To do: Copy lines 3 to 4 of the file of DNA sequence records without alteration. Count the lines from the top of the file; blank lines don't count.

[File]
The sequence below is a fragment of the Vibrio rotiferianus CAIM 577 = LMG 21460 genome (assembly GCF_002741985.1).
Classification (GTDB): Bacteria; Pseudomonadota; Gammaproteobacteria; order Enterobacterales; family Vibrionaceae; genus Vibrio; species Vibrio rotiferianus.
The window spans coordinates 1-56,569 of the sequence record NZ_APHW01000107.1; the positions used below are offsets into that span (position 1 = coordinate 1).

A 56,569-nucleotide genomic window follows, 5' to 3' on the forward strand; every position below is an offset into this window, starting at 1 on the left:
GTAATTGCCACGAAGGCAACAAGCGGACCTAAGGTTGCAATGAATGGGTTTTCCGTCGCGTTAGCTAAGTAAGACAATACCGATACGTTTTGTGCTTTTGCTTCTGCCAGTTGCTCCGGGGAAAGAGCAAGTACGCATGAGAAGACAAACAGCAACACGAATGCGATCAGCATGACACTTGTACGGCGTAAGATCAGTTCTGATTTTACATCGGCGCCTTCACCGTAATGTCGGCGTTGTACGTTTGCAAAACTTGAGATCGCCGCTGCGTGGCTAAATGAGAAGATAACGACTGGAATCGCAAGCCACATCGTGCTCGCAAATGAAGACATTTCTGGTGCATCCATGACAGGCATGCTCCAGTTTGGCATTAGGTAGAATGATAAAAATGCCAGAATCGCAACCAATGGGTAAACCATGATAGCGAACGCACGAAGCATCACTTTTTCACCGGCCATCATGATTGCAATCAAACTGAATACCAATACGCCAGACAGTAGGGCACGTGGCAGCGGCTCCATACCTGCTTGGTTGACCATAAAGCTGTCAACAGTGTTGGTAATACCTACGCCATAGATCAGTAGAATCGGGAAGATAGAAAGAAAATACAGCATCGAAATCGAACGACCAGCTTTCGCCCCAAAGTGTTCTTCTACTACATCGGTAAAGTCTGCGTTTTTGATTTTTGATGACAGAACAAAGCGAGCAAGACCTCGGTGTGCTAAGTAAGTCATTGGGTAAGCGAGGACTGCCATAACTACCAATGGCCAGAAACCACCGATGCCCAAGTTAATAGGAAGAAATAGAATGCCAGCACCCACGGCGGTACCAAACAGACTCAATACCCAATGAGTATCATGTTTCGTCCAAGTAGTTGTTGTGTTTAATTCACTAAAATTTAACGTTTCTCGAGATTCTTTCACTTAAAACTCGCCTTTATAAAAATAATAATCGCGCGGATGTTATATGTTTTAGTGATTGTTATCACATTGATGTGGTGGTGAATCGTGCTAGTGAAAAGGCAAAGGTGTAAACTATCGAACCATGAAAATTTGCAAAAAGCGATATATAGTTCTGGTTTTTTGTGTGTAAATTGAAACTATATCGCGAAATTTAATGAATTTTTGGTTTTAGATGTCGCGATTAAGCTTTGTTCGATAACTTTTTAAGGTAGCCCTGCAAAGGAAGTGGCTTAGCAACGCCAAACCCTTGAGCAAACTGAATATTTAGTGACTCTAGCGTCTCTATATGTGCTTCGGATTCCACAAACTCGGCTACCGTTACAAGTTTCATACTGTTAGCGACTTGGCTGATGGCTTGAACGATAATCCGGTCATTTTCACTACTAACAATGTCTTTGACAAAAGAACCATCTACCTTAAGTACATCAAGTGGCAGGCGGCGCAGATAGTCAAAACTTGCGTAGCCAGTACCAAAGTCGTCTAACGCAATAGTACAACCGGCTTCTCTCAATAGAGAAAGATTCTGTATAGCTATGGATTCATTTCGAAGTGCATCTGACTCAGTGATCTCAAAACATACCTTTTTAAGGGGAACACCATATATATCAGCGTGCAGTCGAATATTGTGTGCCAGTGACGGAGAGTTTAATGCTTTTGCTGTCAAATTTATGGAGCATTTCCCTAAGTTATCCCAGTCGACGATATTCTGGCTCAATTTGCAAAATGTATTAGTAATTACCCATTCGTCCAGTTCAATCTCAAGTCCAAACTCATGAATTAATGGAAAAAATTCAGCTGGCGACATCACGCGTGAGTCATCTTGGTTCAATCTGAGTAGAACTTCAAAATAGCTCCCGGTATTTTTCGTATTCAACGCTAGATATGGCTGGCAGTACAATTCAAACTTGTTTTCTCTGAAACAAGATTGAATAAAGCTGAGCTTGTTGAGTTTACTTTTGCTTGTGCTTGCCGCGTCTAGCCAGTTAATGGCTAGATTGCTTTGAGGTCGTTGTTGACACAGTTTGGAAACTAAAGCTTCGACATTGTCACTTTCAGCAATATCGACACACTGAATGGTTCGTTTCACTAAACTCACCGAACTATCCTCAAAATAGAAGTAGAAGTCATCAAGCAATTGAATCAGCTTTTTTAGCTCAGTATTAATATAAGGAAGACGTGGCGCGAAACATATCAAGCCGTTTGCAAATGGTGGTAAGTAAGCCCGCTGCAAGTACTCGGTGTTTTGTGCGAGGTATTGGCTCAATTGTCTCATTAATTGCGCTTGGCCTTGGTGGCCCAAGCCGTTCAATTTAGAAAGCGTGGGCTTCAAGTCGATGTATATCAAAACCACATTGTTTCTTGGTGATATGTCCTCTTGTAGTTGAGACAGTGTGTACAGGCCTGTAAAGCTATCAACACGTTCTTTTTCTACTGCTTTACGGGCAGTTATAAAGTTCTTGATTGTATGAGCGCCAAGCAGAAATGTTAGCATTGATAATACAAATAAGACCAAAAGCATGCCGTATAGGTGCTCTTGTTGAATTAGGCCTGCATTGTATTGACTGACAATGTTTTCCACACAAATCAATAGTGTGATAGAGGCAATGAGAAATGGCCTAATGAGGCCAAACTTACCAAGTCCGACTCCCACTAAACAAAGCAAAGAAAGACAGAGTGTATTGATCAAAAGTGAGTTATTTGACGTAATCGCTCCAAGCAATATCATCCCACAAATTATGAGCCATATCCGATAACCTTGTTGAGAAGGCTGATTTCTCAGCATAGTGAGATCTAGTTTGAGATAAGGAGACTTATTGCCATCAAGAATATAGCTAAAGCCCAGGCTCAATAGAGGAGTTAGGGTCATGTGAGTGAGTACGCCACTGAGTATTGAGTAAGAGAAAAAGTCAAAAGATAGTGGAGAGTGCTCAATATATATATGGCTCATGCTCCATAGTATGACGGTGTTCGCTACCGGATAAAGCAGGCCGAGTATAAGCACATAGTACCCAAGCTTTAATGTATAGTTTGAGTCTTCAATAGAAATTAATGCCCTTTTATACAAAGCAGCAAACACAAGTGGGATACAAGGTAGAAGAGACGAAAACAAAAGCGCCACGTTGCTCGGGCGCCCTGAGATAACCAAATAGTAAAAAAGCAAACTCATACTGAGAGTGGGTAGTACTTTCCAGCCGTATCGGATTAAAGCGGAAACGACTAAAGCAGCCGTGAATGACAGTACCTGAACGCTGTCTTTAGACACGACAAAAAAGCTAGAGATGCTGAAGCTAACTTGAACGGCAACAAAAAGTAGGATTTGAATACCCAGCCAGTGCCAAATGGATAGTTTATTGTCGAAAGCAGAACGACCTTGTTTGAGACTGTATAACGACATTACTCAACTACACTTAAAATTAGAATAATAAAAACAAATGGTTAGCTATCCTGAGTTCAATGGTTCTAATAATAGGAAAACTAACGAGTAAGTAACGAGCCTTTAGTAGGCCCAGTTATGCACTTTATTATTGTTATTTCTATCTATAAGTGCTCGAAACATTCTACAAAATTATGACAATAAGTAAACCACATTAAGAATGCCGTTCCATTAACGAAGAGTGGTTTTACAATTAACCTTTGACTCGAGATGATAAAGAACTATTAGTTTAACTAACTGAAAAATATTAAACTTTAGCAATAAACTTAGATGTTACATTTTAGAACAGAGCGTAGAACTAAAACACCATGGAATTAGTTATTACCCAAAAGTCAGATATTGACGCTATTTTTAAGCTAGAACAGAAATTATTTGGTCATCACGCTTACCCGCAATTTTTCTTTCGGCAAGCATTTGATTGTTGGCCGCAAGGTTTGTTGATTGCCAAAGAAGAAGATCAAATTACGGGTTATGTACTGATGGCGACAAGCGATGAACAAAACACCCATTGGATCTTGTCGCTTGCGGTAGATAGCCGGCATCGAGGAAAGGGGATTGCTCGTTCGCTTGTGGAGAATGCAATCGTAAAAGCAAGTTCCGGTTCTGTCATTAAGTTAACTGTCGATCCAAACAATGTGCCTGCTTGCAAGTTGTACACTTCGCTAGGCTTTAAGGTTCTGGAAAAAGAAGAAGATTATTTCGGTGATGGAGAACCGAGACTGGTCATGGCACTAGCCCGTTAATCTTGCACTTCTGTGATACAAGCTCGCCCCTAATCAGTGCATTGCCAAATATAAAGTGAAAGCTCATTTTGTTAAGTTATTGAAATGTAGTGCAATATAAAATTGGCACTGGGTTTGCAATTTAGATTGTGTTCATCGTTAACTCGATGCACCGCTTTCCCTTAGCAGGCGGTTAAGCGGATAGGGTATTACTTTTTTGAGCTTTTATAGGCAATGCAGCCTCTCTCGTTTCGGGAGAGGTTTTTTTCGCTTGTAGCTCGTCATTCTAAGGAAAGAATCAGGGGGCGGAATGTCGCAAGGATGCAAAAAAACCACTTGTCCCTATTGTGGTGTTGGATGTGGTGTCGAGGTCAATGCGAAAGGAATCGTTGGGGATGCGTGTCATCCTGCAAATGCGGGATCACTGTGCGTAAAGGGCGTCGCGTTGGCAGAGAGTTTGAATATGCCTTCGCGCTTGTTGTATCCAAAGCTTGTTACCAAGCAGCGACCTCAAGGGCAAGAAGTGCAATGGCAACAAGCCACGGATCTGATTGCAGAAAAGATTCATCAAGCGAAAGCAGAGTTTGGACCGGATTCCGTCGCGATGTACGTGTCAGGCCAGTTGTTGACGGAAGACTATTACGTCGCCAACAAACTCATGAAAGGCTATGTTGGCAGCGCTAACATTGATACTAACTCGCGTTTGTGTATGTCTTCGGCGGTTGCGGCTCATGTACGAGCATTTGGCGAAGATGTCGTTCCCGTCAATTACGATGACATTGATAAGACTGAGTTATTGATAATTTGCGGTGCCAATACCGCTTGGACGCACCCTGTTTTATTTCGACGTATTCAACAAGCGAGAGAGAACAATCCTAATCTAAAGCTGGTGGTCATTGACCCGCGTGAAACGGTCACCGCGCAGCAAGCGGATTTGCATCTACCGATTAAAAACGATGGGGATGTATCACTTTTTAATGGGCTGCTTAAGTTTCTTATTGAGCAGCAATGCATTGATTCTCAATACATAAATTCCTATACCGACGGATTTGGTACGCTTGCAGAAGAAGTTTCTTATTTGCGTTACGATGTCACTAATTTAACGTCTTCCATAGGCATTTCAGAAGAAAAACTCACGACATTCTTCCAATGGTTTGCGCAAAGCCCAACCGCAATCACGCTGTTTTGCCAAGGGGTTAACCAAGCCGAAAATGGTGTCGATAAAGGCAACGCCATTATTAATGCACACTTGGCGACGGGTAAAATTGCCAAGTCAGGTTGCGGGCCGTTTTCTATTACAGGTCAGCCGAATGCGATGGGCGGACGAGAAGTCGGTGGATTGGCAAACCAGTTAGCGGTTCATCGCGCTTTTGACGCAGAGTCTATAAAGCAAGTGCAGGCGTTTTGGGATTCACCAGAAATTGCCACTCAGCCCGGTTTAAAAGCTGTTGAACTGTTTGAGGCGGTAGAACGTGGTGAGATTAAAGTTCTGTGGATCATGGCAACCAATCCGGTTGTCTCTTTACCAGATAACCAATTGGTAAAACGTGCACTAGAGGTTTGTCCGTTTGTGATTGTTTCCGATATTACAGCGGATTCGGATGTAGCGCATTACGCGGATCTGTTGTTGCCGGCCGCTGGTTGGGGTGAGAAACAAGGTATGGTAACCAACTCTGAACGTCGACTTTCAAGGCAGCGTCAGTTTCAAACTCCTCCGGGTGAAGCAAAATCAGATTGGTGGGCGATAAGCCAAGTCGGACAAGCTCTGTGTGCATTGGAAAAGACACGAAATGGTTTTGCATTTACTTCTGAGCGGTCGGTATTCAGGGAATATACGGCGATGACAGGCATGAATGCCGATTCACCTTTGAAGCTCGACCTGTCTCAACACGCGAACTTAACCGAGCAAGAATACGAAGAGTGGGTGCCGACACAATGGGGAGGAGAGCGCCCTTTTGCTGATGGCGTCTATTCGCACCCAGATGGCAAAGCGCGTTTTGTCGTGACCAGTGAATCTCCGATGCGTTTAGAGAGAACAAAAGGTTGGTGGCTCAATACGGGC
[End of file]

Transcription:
The window spans coordinates 1-56,569 of the sequence record NZ_APHW01000107.1; the positions used below are offsets into that span (position 1 = coordinate 1).

A 56,569-nucleotide genomic window follows, 5' to 3' on the forward strand; every position below is an offset into this window, starting at 1 on the left: